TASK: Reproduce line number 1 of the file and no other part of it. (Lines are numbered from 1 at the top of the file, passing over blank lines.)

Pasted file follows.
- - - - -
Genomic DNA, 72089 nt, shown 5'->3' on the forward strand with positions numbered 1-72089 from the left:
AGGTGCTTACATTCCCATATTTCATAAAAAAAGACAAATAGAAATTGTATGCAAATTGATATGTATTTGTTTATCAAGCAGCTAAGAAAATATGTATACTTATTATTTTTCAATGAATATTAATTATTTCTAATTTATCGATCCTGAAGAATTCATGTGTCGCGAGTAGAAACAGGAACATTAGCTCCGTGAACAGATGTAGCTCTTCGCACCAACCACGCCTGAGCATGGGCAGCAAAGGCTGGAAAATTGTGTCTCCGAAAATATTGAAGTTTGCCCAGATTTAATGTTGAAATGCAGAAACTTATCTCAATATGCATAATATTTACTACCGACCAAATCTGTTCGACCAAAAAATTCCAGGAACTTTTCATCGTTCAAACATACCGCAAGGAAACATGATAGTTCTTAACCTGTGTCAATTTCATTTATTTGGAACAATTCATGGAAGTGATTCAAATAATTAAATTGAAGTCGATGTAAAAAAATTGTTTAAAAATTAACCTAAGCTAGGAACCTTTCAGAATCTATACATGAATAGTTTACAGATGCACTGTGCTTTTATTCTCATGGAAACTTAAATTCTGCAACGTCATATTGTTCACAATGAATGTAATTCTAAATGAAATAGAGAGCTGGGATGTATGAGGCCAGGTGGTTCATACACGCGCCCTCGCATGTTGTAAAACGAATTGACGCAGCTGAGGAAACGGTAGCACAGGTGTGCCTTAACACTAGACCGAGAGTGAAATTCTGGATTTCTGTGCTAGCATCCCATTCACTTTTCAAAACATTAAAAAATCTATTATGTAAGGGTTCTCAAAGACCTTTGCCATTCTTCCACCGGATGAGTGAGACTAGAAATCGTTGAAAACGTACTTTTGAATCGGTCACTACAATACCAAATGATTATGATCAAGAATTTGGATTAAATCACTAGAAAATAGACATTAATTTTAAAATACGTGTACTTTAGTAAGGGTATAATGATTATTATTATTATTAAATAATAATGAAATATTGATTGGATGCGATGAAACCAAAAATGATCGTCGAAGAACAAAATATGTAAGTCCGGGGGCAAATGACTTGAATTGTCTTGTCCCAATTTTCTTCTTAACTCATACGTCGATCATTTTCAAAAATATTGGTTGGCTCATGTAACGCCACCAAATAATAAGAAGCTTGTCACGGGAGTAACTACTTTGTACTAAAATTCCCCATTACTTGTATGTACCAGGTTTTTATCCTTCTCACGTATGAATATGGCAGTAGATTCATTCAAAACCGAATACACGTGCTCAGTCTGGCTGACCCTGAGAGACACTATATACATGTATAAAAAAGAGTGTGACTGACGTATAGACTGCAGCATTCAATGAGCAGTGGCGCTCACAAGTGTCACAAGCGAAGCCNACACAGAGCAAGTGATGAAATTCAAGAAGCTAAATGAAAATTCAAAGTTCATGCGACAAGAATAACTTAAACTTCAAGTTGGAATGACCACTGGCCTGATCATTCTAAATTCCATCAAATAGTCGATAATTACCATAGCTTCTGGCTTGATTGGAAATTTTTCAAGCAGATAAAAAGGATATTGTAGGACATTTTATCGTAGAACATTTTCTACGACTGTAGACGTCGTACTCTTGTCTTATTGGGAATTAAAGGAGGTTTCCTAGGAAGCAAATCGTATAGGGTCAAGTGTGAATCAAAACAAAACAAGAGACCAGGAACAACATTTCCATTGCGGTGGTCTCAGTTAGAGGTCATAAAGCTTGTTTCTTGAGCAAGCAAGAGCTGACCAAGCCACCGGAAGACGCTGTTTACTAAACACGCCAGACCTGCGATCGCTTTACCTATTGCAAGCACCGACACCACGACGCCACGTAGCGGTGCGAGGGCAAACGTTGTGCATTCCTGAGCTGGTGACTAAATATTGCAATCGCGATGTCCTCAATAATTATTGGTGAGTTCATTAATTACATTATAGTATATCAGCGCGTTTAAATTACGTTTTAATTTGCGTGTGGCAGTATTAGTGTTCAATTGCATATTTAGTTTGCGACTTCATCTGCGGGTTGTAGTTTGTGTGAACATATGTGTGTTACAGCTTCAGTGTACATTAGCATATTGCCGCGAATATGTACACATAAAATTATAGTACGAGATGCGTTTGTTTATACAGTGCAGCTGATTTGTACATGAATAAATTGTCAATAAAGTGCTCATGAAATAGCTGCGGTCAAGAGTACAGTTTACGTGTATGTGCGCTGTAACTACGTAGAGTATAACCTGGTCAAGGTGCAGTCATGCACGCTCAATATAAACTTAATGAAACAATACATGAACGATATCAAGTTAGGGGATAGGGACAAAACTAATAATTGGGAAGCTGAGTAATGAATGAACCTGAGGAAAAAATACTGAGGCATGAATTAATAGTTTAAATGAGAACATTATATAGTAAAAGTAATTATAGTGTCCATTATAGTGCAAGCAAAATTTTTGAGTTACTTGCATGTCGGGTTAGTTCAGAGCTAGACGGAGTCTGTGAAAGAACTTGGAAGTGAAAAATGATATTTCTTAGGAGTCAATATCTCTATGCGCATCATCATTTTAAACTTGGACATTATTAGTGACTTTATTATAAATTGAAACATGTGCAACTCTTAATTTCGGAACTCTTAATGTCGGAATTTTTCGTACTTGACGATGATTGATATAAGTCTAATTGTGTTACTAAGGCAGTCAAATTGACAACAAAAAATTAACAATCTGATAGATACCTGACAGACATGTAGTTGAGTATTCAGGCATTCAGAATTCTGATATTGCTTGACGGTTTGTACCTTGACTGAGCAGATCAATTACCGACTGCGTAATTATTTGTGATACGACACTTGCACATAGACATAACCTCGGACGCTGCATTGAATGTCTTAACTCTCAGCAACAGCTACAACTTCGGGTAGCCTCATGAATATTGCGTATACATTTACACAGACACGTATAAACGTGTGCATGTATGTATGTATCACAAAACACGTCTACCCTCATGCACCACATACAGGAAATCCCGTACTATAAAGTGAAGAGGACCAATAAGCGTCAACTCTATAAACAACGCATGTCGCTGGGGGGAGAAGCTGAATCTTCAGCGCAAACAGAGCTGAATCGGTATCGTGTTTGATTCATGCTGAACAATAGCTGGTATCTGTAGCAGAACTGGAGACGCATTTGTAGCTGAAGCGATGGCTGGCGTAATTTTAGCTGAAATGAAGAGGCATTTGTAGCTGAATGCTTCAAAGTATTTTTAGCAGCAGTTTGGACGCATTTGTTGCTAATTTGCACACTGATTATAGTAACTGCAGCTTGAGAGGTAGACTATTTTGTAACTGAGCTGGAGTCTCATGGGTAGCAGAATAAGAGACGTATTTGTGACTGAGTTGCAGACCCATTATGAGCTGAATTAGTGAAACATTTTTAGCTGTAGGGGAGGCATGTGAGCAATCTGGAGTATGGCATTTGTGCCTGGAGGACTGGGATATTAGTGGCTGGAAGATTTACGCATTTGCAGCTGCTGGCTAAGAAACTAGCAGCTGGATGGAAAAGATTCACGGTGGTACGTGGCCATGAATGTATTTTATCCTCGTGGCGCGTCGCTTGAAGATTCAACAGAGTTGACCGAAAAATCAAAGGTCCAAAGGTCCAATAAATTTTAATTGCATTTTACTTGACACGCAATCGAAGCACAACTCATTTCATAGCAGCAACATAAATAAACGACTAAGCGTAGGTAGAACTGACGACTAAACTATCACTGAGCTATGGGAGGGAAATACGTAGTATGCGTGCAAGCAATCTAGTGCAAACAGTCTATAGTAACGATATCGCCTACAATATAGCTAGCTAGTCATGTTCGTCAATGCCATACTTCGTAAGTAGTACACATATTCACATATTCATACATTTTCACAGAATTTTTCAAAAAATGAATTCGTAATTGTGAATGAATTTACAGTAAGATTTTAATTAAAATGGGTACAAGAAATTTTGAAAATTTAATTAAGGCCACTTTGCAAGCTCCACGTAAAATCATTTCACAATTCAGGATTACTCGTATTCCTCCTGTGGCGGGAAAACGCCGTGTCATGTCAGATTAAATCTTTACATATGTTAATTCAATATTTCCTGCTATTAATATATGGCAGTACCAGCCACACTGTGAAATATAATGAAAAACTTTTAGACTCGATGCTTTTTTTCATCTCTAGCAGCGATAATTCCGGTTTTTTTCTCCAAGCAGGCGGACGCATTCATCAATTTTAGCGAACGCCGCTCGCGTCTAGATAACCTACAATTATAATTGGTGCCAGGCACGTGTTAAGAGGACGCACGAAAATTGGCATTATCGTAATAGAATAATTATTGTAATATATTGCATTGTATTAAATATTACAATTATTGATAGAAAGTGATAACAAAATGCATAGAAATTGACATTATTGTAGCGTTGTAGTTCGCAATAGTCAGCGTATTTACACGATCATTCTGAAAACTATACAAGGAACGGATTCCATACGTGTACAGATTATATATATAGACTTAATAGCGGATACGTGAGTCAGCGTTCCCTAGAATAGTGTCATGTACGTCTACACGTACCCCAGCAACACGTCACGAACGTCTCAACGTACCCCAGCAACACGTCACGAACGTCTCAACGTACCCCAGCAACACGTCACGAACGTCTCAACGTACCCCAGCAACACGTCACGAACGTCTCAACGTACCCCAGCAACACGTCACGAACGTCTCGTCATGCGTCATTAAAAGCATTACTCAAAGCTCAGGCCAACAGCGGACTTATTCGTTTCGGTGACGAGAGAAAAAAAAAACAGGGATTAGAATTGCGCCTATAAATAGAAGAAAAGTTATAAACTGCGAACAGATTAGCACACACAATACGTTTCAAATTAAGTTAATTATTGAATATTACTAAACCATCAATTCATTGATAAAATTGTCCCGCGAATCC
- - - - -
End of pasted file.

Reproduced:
Genomic DNA, 72089 nt, shown 5'->3' on the forward strand with positions numbered 1-72089 from the left: